Rosen, stated, “‘Speaking as a journalist,’ someone entitled to stand outside the political community, had become a morally hazardous act.” Journalists were expected to engage in political discussions, especially ones that called for the creation of laws against people, or countries perceived to be perpetrators of terror.
As a result of the 9/11 attacks and the image of terror, stereotypes were created. The bomber in the Oklahoma City bombing was assumed to be Muslim. The Daily Oklahoman, quoted in the 1995 blog by journalism historian W. Joseph Campbell on 4.19.15, “Although the men appear to be Caucasian, investigators do not know their nationality and have not ruled out that they could be of Middle Eastern descent.”
The bomber turned out to be white, and not of Middle Eastern descent. The newspaper’s reluctance to acknowledge the fact that the terrorist might not be Muslim is a clear sign of the stigma around what terror looks like following 9/11.
In the past, Indians were depicted as savages, which made legislation to take away their rights acceptable. This was done with the Indian Removal Act and Trail of Tears. In the present, Muslims are characterized as dangerous, which allows laws to be passed to take away their freedom. This has been enacted through President Trump’s Executive Order 13769, which is called “Protecting the Nation from Foreign Terrorist Entry into the United States.”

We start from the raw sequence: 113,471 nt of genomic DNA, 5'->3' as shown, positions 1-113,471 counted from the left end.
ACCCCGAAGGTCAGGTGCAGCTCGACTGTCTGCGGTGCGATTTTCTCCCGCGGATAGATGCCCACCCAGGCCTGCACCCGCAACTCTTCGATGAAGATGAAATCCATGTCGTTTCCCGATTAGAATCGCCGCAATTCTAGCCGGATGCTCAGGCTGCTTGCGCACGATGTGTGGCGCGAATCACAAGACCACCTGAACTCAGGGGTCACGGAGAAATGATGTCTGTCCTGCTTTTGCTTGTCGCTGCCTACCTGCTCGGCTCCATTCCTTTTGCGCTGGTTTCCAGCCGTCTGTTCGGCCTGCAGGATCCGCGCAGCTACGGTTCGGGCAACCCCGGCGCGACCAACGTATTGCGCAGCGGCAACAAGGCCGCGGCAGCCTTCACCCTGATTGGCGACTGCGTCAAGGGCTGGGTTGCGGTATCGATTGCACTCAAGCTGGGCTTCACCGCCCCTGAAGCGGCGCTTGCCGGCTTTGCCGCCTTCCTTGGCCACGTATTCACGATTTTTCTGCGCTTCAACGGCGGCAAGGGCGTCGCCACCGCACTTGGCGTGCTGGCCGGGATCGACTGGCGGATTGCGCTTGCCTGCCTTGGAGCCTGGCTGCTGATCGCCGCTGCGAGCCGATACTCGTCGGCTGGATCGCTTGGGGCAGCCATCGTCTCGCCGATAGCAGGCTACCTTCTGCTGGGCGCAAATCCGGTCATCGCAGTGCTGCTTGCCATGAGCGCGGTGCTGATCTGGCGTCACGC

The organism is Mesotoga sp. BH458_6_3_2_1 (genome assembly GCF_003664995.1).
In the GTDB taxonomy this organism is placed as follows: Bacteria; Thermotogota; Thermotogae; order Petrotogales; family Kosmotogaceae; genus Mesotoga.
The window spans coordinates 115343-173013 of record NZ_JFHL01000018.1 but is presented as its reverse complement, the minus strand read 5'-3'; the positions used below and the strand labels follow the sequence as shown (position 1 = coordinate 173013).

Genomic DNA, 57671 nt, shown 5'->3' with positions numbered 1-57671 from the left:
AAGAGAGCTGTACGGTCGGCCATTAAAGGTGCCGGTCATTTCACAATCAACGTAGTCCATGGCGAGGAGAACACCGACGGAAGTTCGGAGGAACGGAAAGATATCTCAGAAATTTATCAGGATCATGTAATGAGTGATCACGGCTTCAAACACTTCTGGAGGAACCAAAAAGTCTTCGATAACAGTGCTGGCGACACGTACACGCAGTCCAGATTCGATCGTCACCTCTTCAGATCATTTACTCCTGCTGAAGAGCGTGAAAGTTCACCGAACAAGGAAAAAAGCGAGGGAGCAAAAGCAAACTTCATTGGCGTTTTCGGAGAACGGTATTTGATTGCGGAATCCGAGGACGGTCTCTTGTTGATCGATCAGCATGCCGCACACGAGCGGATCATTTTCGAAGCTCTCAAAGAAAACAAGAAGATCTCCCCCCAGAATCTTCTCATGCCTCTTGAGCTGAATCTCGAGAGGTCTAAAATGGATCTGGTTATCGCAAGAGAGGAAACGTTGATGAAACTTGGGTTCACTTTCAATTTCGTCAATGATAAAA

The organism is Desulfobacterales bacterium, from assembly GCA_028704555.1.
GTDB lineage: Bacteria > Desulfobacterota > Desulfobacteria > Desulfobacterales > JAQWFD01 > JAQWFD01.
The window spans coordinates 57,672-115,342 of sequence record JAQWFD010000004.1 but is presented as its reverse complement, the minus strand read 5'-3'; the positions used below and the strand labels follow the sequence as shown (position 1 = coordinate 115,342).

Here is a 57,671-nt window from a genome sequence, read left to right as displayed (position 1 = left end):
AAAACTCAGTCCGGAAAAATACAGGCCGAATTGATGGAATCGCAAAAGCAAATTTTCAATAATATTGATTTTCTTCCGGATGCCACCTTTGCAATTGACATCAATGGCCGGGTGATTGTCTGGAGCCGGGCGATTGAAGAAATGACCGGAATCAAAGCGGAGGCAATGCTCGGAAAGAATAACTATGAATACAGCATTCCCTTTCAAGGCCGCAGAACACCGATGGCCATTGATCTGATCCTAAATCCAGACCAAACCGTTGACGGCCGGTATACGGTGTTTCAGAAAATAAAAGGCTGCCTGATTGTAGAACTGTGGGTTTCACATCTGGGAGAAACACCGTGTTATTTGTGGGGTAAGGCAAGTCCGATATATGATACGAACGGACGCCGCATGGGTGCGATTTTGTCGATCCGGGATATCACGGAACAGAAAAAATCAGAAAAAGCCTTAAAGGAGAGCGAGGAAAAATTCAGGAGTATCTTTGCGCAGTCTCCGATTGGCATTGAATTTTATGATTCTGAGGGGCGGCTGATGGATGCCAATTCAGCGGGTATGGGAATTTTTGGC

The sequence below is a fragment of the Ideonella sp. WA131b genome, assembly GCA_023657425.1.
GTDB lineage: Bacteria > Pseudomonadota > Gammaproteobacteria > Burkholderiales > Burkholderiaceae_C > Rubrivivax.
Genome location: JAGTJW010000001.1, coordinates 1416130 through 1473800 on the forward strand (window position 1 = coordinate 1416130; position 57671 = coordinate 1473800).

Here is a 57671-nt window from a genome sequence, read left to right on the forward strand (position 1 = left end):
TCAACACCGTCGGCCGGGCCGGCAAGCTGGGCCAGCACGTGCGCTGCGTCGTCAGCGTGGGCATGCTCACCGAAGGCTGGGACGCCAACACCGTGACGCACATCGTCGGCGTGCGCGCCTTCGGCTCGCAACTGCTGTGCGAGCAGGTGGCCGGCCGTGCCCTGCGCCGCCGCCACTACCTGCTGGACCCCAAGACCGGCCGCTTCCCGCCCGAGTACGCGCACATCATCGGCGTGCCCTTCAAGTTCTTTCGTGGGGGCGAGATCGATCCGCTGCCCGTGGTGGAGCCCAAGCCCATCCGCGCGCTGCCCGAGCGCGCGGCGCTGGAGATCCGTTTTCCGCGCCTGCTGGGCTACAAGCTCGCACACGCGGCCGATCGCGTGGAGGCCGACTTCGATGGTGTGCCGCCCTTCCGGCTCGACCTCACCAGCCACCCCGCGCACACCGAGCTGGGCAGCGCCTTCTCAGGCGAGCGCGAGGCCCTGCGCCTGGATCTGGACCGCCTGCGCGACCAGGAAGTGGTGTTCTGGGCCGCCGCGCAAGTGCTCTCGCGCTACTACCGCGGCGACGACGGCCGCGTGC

The Executive Order’s title makes the executive order seem like a good thing, where President Trump is keeping Americans safe from terrorism. According to an online article from the Washington Post by Carol Morello 1.27.17, “President Trump signed an order Friday to suspend admission of all refugees for 120 days while a new system is put in place to tighten vetting for those from predominantly Muslim countries and give preference to religious minorities.”
In reality, the Executive Order puts restrictions from certain countries and refugees traveling to America. All of these countries that are affected by the Executive Order have high Muslim populations, which adheres to the stereotype that Muslims are culprits of terror. The Executive Order also perpetuates the ideal that Christians, many of whom are white, are the victims in this situation.
While Christians throughout history have been persecuted, Muslims have also have been on the receiving end of violence over the years. According to Morello, “Syrians are subject to special attention because the Islamic State controls significant amounts of territory in their country. An estimated 11 million Syrians have fled their homes since the outbreak of fighting in 2011, with almost 5 million registered as refugees and more than 6 million internally displaced.” The Executive Order tells Syrian refugees that they are not welcome in America because they are Muslim.
The Executive Order is eerily similar to the Indian Removal Act. Both actions have excluded groups of people, who America has deemed to be treats. However, America is the one threatening these groups of people in these instances.